Engineered 'starter key' for brain tumor offers new model for drug testing

Testing a new class of drugs on medulloblastoma is enabled by a gene-controlling technology called CRISPR/dCas9

Memphis, Tennessee, June 25, 2018

Two researchers in lab

Co-first authors Chunliang Li, Ph.D. (left) and BaoHan Vo, Ph.D, (right) applied CRISPR technology to activate MYC in neural cells by homing in on the promoter, which helped create medulloblastoma tumors for research study.  

Researchers at St. Jude Children’s Research Hospital have applied a new way to trigger the brain tumor medulloblastoma in neural cells that will lead to the ability to test a promising class of anti-tumor drugs. The technology they used, called CRISPR/dCas9 activation, is the equivalent of using a key to start a car, while previous approaches to producing tumors were more like bypassing the key to hot-wire the vehicle.

The interdisciplinary research team included Martine F. Roussel, Ph.D., a member in the Department of Tumor Cell Biology and co-leader of the Cancer Biology Program. The findings appeared online June 7 in the journal Scientific Reports.

Researchers studied Group 3 medulloblastoma, which is the most common aggressive subtype of medulloblastoma in children. Group 3 medulloblastoma is triggered by over-activation of a gene called MYC.

Four St. Jude researchers talking to each other at a table.

An interdisciplinary research team led by Martine F. Roussel, Ph.D. (left), applied a new way to trigger the brain tumor medulloblastoma in neural cells that will lead to the ability to test a promising class of anti-tumor drugs.

Previously scientists had generated medulloblastoma tumors in mice for drug testing by introducing a virus carrying activated MYC into neural cells. However, these mouse models bypassed critical MYC genetic controls — the biological equivalent of a car key. The problem with such “hot-wired” models was that they did not allow researchers to test a promising class of drugs called BET inhibitors that could suppress MYC by interfering with the gene’s promoter.

In their research, co-first author Chunliang Li, Ph.D. in collaboration with Jin-Ah Kwon, Ph.D. and BaoHan Vo, Ph.D, applied CRISPR technology to activate MYC in neural cells by homing in on the promoter. Many applications of the technology use CRISPR/Cas9, which is a molecular assemblage that can target a specific genetic sequence and snip it apart. However, Li used a “deficient” version, called CRISPRa/dCas9, in which the cutting ability was crippled. Instead, he engineered the assemblage to home in on the MYC promoter and switch it on.  Engineered neural cells were implanted into mice. The cells grew into tumors that were medulloblastoma. Li and Kwon work in the laboratory of co-author Charles J. Sherr, M.D., Ph.D., member and chair of the Department of Tumor Biology and a Howard Hughes Medical Institute Investigator.

A central question was whether CRISPRa/dCas9 produced tumors that exactly mimicked clinical medulloblastomas. Indeed, pathology examination of the tumors by co-author Brent Orr, M.D., Ph.D.,—using a technique called immunostaining—established that the tumors had all the characteristics of clinically occurring tumors. Also, genetic analysis by co-author David Finkelstein, Ph.D., established that the tumors were genetically identical to clinical medulloblastomas. And critically, Vo found that a BET inhibiting drug suppressed the activity of MYC in tumors.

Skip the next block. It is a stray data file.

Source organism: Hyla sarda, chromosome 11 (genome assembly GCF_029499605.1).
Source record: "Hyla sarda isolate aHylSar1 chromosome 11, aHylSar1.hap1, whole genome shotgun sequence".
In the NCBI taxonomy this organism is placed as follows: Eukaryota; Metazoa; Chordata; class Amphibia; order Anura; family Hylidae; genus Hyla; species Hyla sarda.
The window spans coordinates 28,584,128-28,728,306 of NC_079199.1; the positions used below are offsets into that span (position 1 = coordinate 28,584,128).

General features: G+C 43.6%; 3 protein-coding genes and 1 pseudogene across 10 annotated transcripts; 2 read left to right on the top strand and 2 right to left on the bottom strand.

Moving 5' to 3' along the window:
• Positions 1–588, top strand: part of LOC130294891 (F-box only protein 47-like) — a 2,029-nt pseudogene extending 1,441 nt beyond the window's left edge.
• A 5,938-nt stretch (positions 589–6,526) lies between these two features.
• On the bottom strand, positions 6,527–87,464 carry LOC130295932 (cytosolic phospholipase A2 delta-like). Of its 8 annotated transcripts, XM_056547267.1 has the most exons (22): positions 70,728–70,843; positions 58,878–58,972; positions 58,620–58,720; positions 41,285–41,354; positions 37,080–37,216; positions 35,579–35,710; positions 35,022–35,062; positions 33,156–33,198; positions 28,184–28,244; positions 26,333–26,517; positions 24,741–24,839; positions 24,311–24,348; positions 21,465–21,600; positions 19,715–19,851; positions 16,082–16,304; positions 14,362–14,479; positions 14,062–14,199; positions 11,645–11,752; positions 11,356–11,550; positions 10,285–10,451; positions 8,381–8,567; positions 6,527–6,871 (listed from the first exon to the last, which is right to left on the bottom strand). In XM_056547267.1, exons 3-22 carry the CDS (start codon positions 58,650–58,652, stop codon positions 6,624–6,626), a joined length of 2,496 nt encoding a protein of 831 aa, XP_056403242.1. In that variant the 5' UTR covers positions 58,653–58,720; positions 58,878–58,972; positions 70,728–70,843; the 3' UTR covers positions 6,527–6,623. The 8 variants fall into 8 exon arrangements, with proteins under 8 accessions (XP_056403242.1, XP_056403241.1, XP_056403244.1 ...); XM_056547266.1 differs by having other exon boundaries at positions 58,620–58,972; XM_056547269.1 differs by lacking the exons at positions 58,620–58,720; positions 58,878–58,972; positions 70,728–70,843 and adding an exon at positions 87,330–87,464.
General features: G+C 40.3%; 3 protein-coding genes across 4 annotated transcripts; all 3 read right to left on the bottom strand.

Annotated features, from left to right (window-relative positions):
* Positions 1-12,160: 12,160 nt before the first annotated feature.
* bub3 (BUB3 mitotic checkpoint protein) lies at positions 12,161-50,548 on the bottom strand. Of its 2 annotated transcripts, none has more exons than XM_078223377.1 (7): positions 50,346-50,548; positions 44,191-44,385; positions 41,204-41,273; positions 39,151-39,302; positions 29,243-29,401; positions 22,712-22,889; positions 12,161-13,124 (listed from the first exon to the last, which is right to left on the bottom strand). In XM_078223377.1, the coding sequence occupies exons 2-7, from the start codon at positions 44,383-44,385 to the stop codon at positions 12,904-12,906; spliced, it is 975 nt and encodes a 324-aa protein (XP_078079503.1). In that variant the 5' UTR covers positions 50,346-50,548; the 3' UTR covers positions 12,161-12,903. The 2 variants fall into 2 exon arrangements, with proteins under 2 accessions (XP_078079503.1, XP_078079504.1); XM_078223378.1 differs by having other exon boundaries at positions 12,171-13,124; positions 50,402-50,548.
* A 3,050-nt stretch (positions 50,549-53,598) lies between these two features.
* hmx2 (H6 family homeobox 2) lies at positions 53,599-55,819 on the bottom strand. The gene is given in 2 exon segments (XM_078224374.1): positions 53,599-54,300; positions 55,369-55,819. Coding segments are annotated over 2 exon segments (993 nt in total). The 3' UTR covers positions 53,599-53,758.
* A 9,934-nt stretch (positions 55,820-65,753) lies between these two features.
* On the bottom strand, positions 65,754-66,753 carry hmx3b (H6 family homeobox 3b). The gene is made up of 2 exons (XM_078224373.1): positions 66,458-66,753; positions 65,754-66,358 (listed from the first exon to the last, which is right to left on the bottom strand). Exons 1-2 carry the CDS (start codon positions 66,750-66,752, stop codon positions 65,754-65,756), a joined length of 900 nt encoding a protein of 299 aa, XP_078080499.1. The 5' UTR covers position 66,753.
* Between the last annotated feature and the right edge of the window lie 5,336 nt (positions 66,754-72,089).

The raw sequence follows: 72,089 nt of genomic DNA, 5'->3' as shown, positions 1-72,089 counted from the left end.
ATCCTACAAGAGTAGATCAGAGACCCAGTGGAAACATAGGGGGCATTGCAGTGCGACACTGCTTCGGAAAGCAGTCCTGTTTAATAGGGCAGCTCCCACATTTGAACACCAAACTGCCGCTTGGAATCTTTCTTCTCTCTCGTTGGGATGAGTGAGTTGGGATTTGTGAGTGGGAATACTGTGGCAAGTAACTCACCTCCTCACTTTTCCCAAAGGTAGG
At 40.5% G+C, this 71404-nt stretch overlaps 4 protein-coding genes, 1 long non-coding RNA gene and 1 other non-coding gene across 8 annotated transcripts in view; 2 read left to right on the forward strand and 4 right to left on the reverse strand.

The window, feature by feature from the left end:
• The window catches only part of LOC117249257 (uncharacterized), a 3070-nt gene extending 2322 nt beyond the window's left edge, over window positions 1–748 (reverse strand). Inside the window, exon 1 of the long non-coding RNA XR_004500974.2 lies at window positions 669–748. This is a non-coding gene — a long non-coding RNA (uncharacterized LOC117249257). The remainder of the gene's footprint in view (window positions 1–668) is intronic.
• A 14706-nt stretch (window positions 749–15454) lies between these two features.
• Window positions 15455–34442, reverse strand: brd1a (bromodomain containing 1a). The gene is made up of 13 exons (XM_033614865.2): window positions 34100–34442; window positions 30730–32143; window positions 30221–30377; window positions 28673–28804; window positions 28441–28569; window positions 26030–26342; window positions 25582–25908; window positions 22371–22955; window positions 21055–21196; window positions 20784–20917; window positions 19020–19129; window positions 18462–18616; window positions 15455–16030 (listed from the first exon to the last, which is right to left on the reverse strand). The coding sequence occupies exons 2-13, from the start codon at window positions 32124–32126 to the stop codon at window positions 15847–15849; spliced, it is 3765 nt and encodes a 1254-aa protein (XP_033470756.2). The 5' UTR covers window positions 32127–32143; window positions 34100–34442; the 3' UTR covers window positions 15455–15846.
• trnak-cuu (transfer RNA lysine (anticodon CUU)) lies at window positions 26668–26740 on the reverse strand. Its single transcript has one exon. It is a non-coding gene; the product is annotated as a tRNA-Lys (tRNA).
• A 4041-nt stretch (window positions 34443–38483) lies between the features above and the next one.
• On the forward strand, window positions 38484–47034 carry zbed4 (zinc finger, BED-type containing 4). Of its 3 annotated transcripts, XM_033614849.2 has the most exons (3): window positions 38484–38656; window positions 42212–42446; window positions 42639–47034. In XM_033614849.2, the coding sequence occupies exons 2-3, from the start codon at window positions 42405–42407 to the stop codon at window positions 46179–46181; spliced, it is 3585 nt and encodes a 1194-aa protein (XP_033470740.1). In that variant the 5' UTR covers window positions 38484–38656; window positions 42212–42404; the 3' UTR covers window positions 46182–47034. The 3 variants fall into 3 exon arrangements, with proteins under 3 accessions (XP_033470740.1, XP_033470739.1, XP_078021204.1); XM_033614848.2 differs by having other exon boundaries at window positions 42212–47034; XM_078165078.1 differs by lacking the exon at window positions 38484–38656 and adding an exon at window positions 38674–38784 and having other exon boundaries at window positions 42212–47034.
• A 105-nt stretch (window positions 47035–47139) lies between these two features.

“Our use of this technology represents the first time it has been used to induce tumor development,” Roussel said. “Now, we are using the mouse model to test BET inhibitors in various combinations with other drugs in clinical use, to determine whether we can achieve a synergy that will be effective against medulloblastoma.” Roussel said that the effective drug combinations they discover might go into clinical trials at St. Jude.

Roussel also pointed out that the CRISPRa/dCas9 technique could be readily adapted to produce mouse models of other cancers driven by over-activated MYC. These include breast, colorectal, pancreatic, gastric and uterine cancers. And in principle, the technology could be applied to any cancers to produce more accurate mouse models that utilize the natural control mechanisms for the genes driving the cancers, she said.

The other author is Beisi Xu of St. Jude.

The research was supported by the National Instituted of Health (CA-096832, CA-21765, P30CA021765-37), Howard Hughes Medical Institute, and ALSAC, the fundraising and awareness organization of St. Jude.

St. Jude Children's Research Hospital

St. Jude Children's Research Hospital is leading the way the world understands, treats and cures childhood cancer and other life-threatening diseases. It is the only National Cancer Institute-designated Comprehensive Cancer Center devoted solely to children. Treatments developed at St. Jude have helped push the overall childhood cancer survival rate from 20 percent to 80 percent since the hospital opened more than 50 years ago. St. Jude freely shares the breakthroughs it makes, and every child saved at St. Jude means doctors and scientists worldwide can use that knowledge to save thousands more children. Families never receive a bill from St. Jude for treatment, travel, housing and food — because all a family should worry about is helping their child live. To learn more, visit stjude.org or follow St. Jude on social media at @stjuderesearch.